• write a function for generating your data
  • use melt for rearranging data
  • create a base plot
  • add a boxplot to the base plot
  • add a jiiter plot to the base plot
  • create a figure for explaining the box plot (the fun part of this post)
  • create another dataset
  • add boxplot + jiiter plot
  • what's happening?
#  loading required libraries for this notebook

#loading libraries

library(rstatix, warn.conflicts = FALSE)
#	creating a function for generating a dataset

# function for generating data with custom number of rows, means and sds

simpleDataset <- function(number_of_rows,means,sds)
l <- length(means)
res <- lapply(seq(1:l),function(x) 
dat <- data.frame((sapply(res,c)))
id <- rownames(dat)
dat <-  cbind(id=id,dat)
dt <- data.table(dat)

dat1 <- simpleDataset(number_of_rows=100,
outliers <- simpleDataset(number_of_rows=5,
dato     <-rbind(dat1,outliers) 
dt.melt <- melt(dat1, id.vars="id")
colnames(dt.melt) <- c("id","category","var1")
dt.melt$ncat <- as.numeric(dt.melt$category)

#	Jiitter plots + boxplot + brackets 

#setting up dimensions
options(repr.plot.width=8.9, repr.plot.height=8.9,units="cm")

#adding jiitter plot
p <-  ggplot(dt.melt,aes(x=factor(ncat),y=var1))        +
      geom_jitter(position = position_jitter(0.15),alpha=0.5,size = 3) +
      geom_boxplot(alpha = 0,lwd=0.2) + theme_minimal(base_size =24)

p +theme_light(base_size=24)

So for now everything on track. We created a dataset using a custom function. 10 variables with 100 points each and them we plot them using scatter plots. Before plotting a few more data we need to answer the question How are boxplot constructed? (warning: shameless self-promotion ahead) First of all you can check on my book/ebook Now it starts the fun part we will recreate a plot on the anatomy of a boxplot (see here) using ggplot.

y   <- c(60,63,105,155,rnorm(100,80,25))
box <-  ggplot()                                               +
        theme_void()                                           +
        geom_boxplot(aes(x=0,y=y),width=1,notch = FALSE,lwd=2) +  
        theme(legend.position = "none")                        +
#how can we  get out data? using the function ggplot_build()
#need to change it to a data.frame and rename cols

box_data <- (ggplot_build(box)$data)[[1]]
bdata <- data.frame(t(box_data[c(1,2,3,4,5,14)]))
colnames(bdata) <- c("y")
#we need to transpose the data and convert them to a data frame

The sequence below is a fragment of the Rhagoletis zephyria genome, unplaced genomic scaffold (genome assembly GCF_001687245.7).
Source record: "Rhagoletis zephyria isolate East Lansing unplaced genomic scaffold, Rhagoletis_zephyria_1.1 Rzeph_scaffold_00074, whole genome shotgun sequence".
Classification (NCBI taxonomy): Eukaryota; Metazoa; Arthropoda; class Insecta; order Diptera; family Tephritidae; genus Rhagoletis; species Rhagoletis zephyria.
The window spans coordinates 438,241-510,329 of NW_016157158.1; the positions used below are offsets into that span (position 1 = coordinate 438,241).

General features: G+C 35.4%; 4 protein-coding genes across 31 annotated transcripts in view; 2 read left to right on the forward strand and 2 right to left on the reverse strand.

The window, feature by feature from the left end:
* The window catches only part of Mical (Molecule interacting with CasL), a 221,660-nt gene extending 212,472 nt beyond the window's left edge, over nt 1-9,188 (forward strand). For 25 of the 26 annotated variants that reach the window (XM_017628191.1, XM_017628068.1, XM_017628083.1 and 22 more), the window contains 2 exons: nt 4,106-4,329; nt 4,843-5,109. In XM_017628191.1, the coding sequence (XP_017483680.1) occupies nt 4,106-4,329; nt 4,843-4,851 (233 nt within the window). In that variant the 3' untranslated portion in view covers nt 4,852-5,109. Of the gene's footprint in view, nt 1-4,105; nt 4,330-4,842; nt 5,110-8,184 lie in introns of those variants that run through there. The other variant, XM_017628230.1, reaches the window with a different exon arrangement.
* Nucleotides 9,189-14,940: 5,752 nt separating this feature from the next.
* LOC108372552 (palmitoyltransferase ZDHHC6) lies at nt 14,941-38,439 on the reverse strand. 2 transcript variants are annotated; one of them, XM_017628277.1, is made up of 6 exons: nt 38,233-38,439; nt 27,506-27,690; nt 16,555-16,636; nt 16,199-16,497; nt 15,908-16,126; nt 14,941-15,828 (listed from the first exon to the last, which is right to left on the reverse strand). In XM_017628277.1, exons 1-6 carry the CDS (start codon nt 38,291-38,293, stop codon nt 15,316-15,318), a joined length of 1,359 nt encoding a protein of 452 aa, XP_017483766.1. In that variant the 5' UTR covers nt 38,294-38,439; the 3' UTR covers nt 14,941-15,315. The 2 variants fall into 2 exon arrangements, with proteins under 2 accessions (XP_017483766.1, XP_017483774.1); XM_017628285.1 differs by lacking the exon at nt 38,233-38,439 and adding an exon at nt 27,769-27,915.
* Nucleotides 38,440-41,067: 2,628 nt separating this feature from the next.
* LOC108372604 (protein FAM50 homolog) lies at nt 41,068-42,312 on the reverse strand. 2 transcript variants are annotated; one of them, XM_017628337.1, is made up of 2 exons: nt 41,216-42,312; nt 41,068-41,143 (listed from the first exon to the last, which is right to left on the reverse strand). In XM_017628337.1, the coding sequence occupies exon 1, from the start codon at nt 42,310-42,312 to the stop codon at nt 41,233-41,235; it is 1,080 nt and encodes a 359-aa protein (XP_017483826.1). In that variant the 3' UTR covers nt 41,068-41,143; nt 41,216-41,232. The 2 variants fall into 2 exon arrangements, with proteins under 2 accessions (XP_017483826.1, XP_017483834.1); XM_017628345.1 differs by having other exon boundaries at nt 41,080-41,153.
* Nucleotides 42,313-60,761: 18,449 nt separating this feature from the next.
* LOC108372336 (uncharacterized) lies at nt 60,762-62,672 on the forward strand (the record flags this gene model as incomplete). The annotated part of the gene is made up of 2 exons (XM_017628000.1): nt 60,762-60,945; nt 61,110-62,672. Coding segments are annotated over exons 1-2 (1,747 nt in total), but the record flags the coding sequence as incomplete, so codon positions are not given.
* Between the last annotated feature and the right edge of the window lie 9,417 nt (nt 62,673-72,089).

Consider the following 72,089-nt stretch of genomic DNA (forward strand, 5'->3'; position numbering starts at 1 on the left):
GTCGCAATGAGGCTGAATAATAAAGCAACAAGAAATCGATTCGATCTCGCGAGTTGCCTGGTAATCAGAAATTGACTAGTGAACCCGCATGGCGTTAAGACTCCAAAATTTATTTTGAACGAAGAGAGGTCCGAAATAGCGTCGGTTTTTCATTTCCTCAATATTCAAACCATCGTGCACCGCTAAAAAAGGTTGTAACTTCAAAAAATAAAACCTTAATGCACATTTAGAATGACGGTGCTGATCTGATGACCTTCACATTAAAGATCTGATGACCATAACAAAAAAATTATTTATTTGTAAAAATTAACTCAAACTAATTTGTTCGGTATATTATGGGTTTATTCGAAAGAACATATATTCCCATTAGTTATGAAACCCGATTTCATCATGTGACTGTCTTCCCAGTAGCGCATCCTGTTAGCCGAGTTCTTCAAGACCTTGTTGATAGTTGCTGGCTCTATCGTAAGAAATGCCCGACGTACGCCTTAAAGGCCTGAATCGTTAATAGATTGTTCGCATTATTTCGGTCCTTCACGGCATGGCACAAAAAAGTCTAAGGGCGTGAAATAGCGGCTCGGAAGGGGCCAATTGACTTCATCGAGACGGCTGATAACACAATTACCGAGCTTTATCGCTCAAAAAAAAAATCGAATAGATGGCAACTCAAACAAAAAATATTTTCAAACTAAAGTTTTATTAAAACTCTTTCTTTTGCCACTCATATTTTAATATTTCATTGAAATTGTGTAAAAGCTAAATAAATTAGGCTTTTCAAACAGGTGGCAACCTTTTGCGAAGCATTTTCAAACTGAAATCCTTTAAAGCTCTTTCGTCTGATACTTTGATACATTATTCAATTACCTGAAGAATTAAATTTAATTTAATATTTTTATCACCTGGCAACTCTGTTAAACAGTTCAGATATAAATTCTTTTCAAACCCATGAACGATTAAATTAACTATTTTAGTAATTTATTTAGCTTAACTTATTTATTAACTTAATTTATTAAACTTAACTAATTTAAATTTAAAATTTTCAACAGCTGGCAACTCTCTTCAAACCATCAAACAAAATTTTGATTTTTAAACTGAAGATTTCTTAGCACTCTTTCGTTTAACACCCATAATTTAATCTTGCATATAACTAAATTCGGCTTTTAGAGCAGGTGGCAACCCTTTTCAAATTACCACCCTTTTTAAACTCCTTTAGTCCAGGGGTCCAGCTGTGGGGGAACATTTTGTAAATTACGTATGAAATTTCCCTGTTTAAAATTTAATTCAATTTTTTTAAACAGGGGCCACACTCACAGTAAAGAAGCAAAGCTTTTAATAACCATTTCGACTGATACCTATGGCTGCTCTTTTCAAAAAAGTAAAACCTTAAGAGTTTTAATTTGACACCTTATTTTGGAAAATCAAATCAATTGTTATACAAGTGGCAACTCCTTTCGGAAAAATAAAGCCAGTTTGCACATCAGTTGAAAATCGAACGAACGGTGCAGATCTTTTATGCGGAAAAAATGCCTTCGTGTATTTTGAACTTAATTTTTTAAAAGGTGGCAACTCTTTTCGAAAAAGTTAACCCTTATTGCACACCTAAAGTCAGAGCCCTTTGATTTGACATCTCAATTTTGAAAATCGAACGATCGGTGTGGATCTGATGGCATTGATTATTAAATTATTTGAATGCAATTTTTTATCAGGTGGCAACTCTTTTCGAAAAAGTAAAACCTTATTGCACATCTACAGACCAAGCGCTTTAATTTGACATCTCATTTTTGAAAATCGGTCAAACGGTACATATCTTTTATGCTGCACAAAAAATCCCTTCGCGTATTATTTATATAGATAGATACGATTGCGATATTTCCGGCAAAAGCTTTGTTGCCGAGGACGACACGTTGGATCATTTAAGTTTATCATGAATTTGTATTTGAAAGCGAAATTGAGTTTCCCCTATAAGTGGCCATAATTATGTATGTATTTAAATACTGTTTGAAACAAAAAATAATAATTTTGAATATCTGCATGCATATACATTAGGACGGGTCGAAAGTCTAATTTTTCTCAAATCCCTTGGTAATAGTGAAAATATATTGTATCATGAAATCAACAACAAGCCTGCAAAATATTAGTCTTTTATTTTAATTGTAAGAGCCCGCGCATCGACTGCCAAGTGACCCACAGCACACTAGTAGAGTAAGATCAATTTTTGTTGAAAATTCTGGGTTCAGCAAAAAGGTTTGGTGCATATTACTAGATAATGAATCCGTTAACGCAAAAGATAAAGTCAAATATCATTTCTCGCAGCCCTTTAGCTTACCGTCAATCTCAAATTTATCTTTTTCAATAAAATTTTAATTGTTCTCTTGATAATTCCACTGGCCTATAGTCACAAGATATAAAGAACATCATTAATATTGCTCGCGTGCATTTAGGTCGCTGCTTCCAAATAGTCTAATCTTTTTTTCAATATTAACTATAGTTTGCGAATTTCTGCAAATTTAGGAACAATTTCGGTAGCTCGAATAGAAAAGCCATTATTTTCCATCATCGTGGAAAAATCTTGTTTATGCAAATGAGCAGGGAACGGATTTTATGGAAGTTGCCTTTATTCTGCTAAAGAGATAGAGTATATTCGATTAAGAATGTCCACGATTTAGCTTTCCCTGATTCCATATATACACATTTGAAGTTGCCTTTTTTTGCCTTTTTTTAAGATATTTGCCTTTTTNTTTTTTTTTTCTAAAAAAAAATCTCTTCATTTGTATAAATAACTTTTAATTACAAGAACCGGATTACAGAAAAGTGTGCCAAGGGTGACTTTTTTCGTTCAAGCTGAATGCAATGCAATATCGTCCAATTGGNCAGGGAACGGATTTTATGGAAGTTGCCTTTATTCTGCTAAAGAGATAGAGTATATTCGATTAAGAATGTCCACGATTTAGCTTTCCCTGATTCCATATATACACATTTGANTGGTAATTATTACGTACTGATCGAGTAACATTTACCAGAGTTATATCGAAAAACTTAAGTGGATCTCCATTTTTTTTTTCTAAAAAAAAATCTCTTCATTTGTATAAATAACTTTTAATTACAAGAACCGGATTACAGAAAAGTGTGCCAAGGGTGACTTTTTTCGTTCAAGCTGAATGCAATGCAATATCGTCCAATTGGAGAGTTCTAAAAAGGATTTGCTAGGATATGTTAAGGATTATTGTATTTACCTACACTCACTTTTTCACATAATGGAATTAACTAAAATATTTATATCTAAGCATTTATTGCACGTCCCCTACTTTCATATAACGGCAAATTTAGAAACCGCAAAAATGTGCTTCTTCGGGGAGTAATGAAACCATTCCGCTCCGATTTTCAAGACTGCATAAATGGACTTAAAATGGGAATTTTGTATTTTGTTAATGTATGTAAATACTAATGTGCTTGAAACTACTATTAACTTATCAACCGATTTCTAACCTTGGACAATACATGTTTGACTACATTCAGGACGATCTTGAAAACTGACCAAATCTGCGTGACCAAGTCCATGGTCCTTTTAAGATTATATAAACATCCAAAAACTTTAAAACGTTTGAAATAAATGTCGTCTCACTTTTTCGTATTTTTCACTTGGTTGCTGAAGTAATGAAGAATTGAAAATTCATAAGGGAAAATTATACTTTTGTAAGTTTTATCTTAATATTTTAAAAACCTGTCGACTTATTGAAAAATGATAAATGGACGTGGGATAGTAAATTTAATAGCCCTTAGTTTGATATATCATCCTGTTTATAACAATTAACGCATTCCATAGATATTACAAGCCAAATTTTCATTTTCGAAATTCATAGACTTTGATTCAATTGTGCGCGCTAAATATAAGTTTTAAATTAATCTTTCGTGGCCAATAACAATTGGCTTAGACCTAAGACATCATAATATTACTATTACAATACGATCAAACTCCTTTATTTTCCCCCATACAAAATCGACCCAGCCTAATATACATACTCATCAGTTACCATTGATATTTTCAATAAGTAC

#now we extract the ourliers 
outl  <- data.frame(box_data$outliers)
colnames(outl)  <- c("outl")

#now that I got the data I plot everything with labels
p2 <- box + geom_text (data=bdata,aes(
                      label = c("min (no outliers)","Lower Q","Median","Upper Q","max","outliers")),size=8)    +
                      geom_segment(data=bdata, aes(x = 0.8, y = y, xend = 0.6, yend =y),lwd=1)  

#since we have created the dataset WITH outliers we include labels also for them
#if your dataset has no outliers you need to commet this part out
p2 + geom_text_repel(data=outl,aes(x=0.1, y=outl,label=format(round(outl, 2), nsmall = 2)),size=6)
A data.frame: 1 × 26
ymin lower middle upper ymax outliers notchupper notchlower x flipped_aes ... xid newx new_width weight colour fill size alpha shape linetype
<dbl> <dbl> <dbl> <dbl> <dbl> <list> <dbl> <dbl> <dbl> <lgl> ... <dbl> <dbl> <dbl> <dbl> <chr> <chr> <dbl> <lgl> <dbl> <chr>
27.14312 61.85538 74.33114 93.25041 127.1763 155 79.19523 69.46705 0 FALSE ... 1 0 1 1 grey20 white 2 NA 19 solid

notes on the code: we create our variable y with rnorm and we add a few outliers by hand then we create the boxplot with an empty theme using theme_void(). The funny part start when we ask ggplot to show how the plot was built with the ggplot_build. We then need to rotate (t) the selected columns c(1,2,3,4,5,14) ,convert the results into a data.frame, rename the columns (colnames) and then use them (our y) to add labvels to our plot using geom_text

So the bound of the box refers to upper and lower quartile. The lower quartile splits off the lowest 25% of the data (also called 25% percentile) while the third quartile splits off the highest 25% of data from the lowest 75% (75% percentile). But what is a quartile? when a set of n measurements of the variable x has been arranged in order of magnitude the pth percentile is the value of x greater than p of the measurements. The 25th and 75th percentile are called the lower and upper quartiles and the 50th percentile is the median of the dataset. the IQR interquartile range (IQR) for a set of measurement is the difference between the upper and lower quartile